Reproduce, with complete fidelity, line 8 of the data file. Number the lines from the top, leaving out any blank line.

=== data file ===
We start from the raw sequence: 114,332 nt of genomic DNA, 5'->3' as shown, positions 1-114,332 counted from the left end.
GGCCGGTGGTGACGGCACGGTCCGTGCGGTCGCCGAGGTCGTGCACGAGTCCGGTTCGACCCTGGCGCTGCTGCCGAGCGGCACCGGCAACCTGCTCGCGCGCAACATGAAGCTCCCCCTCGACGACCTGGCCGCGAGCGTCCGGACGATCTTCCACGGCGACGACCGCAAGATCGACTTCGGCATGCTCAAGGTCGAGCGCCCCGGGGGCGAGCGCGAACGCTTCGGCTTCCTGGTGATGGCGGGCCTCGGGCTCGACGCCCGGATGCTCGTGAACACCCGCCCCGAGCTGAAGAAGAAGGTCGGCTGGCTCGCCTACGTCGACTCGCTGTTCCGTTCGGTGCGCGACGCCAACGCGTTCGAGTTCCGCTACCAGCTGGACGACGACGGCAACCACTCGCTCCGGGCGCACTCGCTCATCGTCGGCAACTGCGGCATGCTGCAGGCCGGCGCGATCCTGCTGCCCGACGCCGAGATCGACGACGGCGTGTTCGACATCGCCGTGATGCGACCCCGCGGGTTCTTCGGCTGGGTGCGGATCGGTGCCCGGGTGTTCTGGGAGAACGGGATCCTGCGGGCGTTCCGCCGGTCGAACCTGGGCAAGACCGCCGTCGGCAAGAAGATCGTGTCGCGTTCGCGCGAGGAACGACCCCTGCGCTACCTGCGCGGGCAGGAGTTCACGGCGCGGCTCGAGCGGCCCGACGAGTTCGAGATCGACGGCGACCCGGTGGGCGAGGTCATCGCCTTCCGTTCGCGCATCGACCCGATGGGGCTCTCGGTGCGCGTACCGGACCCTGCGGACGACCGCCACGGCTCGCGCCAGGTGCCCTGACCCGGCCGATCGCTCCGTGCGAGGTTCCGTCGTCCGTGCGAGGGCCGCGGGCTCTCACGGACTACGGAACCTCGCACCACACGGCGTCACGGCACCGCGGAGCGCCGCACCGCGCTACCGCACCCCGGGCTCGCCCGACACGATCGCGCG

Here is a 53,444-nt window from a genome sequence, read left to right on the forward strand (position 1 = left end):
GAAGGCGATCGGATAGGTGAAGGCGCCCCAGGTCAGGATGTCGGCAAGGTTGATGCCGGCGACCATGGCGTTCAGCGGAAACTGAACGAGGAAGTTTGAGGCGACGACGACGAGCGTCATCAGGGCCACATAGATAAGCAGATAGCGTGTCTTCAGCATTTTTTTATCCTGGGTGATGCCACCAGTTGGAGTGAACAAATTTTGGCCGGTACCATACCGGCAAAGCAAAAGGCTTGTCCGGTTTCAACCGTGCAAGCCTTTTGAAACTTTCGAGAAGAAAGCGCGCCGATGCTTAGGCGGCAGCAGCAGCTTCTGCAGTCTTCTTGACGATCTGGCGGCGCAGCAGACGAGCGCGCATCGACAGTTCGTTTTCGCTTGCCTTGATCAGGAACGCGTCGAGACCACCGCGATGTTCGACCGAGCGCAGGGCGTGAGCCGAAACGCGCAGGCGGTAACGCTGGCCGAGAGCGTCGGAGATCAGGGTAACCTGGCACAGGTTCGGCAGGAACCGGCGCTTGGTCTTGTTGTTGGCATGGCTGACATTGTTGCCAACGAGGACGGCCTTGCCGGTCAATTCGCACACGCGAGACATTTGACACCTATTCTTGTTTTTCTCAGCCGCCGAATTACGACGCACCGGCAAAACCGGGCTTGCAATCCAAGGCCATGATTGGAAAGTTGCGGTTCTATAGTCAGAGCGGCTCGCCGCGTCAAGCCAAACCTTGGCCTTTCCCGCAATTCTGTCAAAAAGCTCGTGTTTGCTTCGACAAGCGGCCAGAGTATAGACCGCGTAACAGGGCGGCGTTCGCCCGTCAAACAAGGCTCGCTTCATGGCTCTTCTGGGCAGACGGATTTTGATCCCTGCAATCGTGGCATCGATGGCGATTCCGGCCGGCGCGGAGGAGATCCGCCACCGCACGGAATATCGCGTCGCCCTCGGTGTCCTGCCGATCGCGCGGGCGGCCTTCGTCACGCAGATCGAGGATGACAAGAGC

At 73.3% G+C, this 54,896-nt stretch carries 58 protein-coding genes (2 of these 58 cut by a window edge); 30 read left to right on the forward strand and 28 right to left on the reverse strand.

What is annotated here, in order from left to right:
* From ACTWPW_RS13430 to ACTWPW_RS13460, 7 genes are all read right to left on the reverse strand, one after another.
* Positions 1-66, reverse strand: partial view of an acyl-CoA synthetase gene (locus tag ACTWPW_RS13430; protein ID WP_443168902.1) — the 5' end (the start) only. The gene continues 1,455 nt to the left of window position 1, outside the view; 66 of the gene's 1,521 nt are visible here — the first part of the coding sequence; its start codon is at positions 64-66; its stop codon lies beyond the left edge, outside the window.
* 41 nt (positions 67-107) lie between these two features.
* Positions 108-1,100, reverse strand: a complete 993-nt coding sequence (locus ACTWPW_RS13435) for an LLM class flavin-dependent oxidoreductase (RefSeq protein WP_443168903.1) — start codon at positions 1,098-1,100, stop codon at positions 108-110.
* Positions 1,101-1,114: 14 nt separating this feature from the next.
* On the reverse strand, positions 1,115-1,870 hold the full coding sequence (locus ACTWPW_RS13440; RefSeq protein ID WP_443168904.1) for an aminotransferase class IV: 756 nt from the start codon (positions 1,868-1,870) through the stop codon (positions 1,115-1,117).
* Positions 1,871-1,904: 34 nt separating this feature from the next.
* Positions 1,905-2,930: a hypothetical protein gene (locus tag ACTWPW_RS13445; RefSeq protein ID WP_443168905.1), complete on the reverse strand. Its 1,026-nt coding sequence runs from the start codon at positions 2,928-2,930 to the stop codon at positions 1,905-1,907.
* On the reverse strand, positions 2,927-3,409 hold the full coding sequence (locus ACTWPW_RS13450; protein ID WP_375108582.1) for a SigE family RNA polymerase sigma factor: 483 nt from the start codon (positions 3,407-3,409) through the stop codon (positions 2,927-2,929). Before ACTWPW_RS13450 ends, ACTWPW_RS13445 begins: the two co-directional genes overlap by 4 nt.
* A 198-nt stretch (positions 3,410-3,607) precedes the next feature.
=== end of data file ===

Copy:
* Positions 1-66, reverse strand: partial view of an acyl-CoA synthetase gene (locus tag ACTWPW_RS13430; protein ID WP_443168902.1) — the 5' end (the start) only. The gene continues 1,455 nt to the left of window position 1, outside the view; 66 of the gene's 1,521 nt are visible here — the first part of the coding sequence; its start codon is at positions 64-66; its stop codon lies beyond the left edge, outside the window.